Spokane Journal of Business

Telect in growth mode as founders exit its board

Company expects revenue to rise 17 percent this year

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-—LeAnn Bjerken
Telect Inc. CEO Wayne Williams, right, and his son, Spencer, are the only two members of the family directly involved in the company now that Wayne’s parents have left its board.

As Telect Inc.’s co-founders leave its board, the Liberty Lake-based communications networking equipment manufacturing company is looking to continue its recent growth. 

“We definitely consider this period to be one of growth,” says company President and CEO Wayne Williams. “Last year we saw a 24 percent increase in revenues, and this year, we’re expecting an increase of at least 17 percent.”

As a telecommunications manu-  facturer, Williams says Telect designs and engineers what are called passive layer network infrastructure products, which are the physical elements required to build fiber networks. He says such products can include optical fiber, trenches, ducts and poles, fiber enclosures, optical distribution frames, patch panels, and splicing shelves. 

Williams says this past year, the company’s fiber product sales doubled, and its shipped units grew by 40 percent. 

“We’re in the midst of an expansion right now,” he says. “Most connections in this industry are quickly moving from copper to fiber due to its capability for faster speeds and greater storage. It’s a constantly changing industry, so we’re always looking to expand our technologies and stay relevant.”

To keep up with demand, Williams says the company plans to add three to four new product offerings each year within its fiber, power, cable, and solutions management lines.

“We’re already using 3-D printers to create products, as well as exploring new technology that will aid us in product development,” he says. 

Although the company uses a subcontractor to manufacture product parts Williams says it now handles all final assembly, packaging, and shipping through its 80,000-square-foot corporate headquarters and manufacturing facility located within the Liberty Lake Business Park at 22425 E. Appleway.

“Back in 2004, we acquired Hendry Telephone Products, which had a manufacturing facility in Plano, Texas,” he says. “But by 2015, we’d decided to close that facility and relocate manufacturing, as well as our headquarters to this space.”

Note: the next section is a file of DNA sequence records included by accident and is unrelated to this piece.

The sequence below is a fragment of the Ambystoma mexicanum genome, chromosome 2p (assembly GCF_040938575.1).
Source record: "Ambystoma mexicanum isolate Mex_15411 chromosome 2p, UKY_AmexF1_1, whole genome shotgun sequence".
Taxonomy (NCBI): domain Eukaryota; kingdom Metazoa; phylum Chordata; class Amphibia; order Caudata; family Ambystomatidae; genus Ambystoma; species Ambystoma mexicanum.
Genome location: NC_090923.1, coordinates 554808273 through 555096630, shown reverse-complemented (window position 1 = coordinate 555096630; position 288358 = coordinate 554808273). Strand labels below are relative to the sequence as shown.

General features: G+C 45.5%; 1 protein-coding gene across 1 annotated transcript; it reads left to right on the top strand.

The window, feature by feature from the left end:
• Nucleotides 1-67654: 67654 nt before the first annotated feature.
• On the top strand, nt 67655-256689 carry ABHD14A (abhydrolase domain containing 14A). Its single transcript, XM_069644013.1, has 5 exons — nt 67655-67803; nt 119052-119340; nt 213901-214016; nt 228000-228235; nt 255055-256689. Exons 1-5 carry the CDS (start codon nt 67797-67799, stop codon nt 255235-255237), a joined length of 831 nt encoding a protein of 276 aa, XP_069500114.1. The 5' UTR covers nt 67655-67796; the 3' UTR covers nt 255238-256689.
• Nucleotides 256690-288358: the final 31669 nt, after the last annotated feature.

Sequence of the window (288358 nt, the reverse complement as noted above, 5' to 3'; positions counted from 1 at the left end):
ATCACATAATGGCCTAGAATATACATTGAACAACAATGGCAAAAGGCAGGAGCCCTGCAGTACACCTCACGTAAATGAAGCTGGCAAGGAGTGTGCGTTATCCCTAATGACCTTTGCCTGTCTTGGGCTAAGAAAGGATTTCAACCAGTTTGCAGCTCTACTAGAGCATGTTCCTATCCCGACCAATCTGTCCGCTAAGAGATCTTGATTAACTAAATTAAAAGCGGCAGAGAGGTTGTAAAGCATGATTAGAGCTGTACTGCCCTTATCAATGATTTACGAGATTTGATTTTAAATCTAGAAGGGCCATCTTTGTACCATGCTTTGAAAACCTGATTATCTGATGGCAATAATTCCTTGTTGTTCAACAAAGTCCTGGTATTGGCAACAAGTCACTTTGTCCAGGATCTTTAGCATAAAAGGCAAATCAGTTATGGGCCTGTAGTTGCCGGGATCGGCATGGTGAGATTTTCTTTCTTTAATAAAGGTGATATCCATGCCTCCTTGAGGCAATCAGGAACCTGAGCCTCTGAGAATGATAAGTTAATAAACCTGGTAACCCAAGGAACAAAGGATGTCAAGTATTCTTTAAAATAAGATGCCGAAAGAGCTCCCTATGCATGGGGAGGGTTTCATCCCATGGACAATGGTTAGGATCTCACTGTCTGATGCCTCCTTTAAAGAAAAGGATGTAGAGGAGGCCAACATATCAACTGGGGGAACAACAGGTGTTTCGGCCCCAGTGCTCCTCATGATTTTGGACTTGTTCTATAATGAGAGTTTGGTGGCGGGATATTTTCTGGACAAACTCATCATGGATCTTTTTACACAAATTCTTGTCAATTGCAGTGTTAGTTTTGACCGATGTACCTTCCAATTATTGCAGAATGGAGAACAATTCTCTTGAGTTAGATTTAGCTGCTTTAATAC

According to Williams, Telect chose to close the Plano facility in part because it was taking up funds the company wanted to use to invest in expanding its fiber optic product lines. 

“We reduced the number of employees, but increased our efficiency and profitability,” he says. 

William’s son Spencer, who currently serves as Telect’s vice president of sales, marketing, and product strategy, describes the decision as a kind of shift in the company’s business model. 

 “It allowed us to become more focused and competitive in the market,” he says. “We’ll still be adding jobs, just not at the same rate as before.”

In addition to its Liberty Lake facility, Telect maintains manufacturing operations in Guadalajara, Mexico, and sells products worldwide through direct channels, distributors, and original equipment manufacturer partners. At one point the company also operated a manufacturing facility in Poland, but it closed that plant in 2010. 

Williams says employment at the company’s Liberty Lake headquarters currently fluctuates between 130 and 240 employees, a count that varies depending on its seasonal manufacturing needs.

He says following the closure of its Plano facility, Telect redistributed about 100 full-time employees to various locations within its supply chain, and is currently looking to hire more. 

“We’re particularly interested in hiring individuals who have experience working with sheet metals and plastics,” he says. 

Telect is a privately-owned company, founded in 1982 by Williams’ parents, Bill and Judi Williams, who worked side by side as president and vice president, respectively, until 2000.